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It has been more than a month since flooding forced businesses out of their South Dunedin premises and many shop owners are still picking up the pieces.
Builders were working to repair damage to stores in King Edward St yesterday as businesses battled to get back on their feet. Some buildings have been abandoned or will be used only for storage.
One of two buildings housing second-hand dealer AA Traders remained closed while the clean-up continued yesterday.
Items had been put in storage and were gradually being moved to the business' other store across the road.
The business owner, who did not wish to be named, voiced his frustration at the ongoing disruption.
''I'm still not operating and I'm not happy about it,'' he said.
''I'm disappointed that we still can't be ... operating.''
He did not want to comment on when the building might be ready to reopen.
Judith Reader, who runs her Doggie Designs business in the same building as AA Traders, said the area was quieter since the flood.
That was probably due to the number of shops closed.
''There are less people around, less people on the streets.''
Home appliance retailer DTR was still operating from a pop-up store at the back of its premises yesterday.
It had been doing so since the flood.
National marketing manager Mike Frederickson said that situation was expected to continue for at least another six weeks.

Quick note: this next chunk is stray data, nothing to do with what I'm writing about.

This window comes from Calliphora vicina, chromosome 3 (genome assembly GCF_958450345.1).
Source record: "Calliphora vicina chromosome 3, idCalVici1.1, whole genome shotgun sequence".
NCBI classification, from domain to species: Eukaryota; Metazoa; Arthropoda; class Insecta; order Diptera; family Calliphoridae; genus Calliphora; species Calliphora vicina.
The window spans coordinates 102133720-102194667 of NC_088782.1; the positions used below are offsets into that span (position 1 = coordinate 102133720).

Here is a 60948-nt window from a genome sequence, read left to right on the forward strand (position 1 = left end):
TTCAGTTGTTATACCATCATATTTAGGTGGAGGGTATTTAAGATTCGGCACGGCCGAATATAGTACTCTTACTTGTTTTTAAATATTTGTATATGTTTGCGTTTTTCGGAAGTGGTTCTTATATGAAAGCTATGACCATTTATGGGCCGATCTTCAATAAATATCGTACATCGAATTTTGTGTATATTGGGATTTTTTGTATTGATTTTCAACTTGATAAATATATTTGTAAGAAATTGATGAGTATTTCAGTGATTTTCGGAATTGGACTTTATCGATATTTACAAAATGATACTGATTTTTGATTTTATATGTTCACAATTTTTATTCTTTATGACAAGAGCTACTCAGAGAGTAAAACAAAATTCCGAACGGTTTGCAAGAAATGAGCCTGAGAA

Repair work was going well but he was still waiting for furnishings to arrive from around the country, he said.
''The staff are persevering to keep the business trading and keep our customers satisfied - some of them have had a pretty hard time as well. Fingers crossed we'll be back in the building by August.''
Mr Frederickson said ''a reasonable portion'' of stock had been damaged and would be covered by insurance.
Souvlaki Mediterranean Cuisine director Mahmmoud Jawawdeh said he hoped his store would reopen by today.
Builders were laying vinyl inside the building yesterday.
Mr Jawawdeh was not insured and his business had been hurt by the disruption.
''I'm hoping to be open tonight or tomorrow morning,'' he said yesterday.
Arkwright's second-hand store, which operates from three buildings in the street, would not be reopening its flood-damaged store, a spokesman said.
About $6000 worth of property was lost in the flood.
The cost of repairing the store was not viable and the premises would be used for storage instead, he said.
Orphans Aid Opshop was preparing to reopen next Wednesday, six weeks to the day since the flood.
Store manager Hilary Campbell said staff could not wait to get back into the building.
''We're all very excited. It feels like we'll be able to do what we're meant to be there to do.
''It's been hard for us because we know people have lost items in the flood and we haven't been able to be there to help them. There are a whole lot of people who need help and we're looking forward to being able to do that.''
International fundraising projects had been hampered by the enforced closure as they were reliant on income from the shop's sales, Mrs Campbell said.
''But these things happen and we just have to work the best we can to deal with it.''